That’s probably why I’m so adamant about calling people out nowadays, judging quality of courses, because I’ve been there, and why I go over and above … I feel I do with my course. I say, “Guys, When you buy a course with me, you’re getting my personal email, you get my personal phone number, I’ll even log into your computer and do it for you once to make sure you’re getting it.” Those 4 reasons people are not succeeding. I’ve tried to put together a system that gives people more time, teaches how to get more money, the support [inaudible: 07:01].

Mike: I think a lot of those programs by design always leave you wanting just a little bit more so you can buy the next level up. I don’t know about a riverboat cruise, but you could by the platinum level. You didn’t upgrade to the platinum level the first time? Now you can do it.

Duncan: I understand that the business has to make money, but I honestly like to help people succeed. That’s why we have a partnership program; if you don’t have the money, bring us into the deal. We split it, split 50/50 with me and let’s both make money off it. You believe in karma, I believe in karma; pay it forward and make people successful and you’re going to be more successful.

Mike: Talk a little bit about just the … you were a bit of a trailblazer with generating leads online before it was cool. Obviously it’s very cool now, so it’s more competitive than ever.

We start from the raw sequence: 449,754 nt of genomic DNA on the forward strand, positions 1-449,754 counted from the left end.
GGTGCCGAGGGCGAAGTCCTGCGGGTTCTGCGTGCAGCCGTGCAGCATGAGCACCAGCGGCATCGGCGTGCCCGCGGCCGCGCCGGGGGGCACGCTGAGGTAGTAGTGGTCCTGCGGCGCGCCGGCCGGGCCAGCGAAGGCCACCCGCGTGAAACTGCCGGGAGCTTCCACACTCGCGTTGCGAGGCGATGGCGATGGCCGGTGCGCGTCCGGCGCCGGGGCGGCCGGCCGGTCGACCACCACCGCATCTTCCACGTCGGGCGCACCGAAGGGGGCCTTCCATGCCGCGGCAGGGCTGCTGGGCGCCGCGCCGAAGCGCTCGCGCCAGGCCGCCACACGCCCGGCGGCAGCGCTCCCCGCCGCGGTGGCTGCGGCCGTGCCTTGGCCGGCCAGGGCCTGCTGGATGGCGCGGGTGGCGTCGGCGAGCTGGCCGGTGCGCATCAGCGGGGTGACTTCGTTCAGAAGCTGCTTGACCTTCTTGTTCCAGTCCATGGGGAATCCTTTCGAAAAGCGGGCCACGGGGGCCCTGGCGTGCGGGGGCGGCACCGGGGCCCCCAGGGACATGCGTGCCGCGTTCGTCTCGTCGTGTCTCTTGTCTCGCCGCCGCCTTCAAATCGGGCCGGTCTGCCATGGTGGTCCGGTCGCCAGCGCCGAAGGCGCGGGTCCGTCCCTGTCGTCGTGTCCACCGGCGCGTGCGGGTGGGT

Duncan: It is.

Mike: Why don’t you talk a little bit about … obviously, this is one of the things that I’ve thought for a long time and it’s still the case: Real estate and investors and the real estate investor community and technology have not really collided yet like most other industries. It’s a laggard.

Duncan: They have not, and I think it has to do with a lot of the demographics of the type of person who’s a real estate investor. I find the average real estate investor is probably starting out when they’re 40-years-old, and they’re a little bit behind the technology curve anyway. They might know how to turn off the computer and email in a Word Doc, but that’s about it. There is a generation gap on that part.
When I first began, the internet was new; one-page static website was a big deal. I remember trying to build my first website, and I’m like, “Oh, my gosh. What a nightmare this is,” even though [inaudible: 08:50] I could do it myself and save money. [inaudible: 08:56] When you applied that website to going and getting traffic … now everybody thinks, ‘I have a website.’ [inaudible: 09:05] people will come. No, it doesn’t work that way. You have to know how to market to drive traffic to your site. It started going.

You got to think of how to drive traffic to a website; why should they come to you and that involved a thought process of you got to show your authority. You’ve got to show you thought leadership, your vision, and actually stand out; why people should do business with you rather than the next guy. That’s really what I’m about; building your personal brand online using creative techniques to get more people to come to your website and converting them from prospects to customers.